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really sorry for that previous post. I was actually half-asleep when I posted that q, hence the q was unclear. I am again repostienter image description hereng that question

The answer is given as A. Can anyone please explain HOW ??

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  • $\begingroup$ The last option is methylbenzene. $\endgroup$ – Aakhyat Singh Jun 21 '18 at 13:34
  • $\begingroup$ Cation rearrangement should be expected here, yet the answer (C) is strange to me; I'd assume (A). $\endgroup$ – Ivan Neretin Jun 21 '18 at 14:37
  • $\begingroup$ Sorry Ivan Neretin, typo error-ans is A.-but HOW ??? $\endgroup$ – Aakhyat Singh Jun 21 '18 at 15:45
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    $\begingroup$ @Aakhyat Singh: If you are still interested, for reliable mechanism for this type of rearrangement, see my answer to this question. $\endgroup$ – Mathew Mahindaratne May 28 '19 at 18:33
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Answer will be option A

First of all, name the carbon atom in the option A with $\ce{-Et}$ group attached to it as x, the $\ce{C}$ atom in the question with $\ce{-OH}$ attached to it as y, and the $\ce{C}$ atom in the Question with $\ce{-Et}$ attached to it as z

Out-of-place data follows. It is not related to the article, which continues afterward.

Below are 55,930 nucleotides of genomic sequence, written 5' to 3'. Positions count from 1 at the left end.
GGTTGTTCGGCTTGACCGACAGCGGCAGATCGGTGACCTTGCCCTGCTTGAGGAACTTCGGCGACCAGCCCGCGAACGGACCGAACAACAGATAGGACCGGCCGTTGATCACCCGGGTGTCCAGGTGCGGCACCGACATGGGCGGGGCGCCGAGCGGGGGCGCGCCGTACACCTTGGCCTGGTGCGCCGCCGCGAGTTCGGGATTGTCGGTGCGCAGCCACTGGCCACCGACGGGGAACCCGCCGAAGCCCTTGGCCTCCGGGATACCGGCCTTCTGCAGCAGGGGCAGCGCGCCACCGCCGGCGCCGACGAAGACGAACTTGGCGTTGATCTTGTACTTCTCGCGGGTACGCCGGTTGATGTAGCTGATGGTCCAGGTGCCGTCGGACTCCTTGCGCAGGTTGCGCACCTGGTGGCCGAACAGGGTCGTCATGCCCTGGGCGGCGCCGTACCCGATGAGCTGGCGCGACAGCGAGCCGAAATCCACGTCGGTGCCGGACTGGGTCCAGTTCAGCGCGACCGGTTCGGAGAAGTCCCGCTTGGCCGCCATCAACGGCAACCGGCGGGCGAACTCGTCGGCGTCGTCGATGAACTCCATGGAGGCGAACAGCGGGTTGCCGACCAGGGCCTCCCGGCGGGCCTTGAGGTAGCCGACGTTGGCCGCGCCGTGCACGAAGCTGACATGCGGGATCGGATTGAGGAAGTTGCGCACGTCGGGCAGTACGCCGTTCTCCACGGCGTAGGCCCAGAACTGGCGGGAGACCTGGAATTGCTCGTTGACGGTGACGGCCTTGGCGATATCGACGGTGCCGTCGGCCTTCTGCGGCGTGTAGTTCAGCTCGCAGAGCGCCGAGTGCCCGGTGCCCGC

What will happen is, the $\ce{-OH}$ will get protonated forming $\ce{-OH2+}$. Concentrated acidic medium will facilitate formation of $\ce{H2O}$ by braking of bond between $\ce{C}$ and $\ce{O}$ in $\ce{C-OH2+}$ This will form a carbocation at the position y which will due to resonance reach the position x. Now, the $\ce{-Et}$ will do alkyl shift from z to x.

Now, a $\ce{C-H}$ bond at x will break and a $\ce{C=C}$ will form between the $\ce{C}$ atoms at x and z, thus forming an aromatic compound as major product i-e option A

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Formation of $\ce{C+}$ is facilitated because of $\ce{conc. H2SO4 + heat}$ because $\ce{(conc. H2SO4 + heat)}$ acts as an oxidising agent, hence oxidising the $\ce{C}$ atom (or you may also think like, formation of $\ce{H2O}$ in a concentrate system will liberate heat thus its formation is favourable)

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Alkyl shift from z to x is favourable as it drives the reaction towards formation of a much stable aromatic compound

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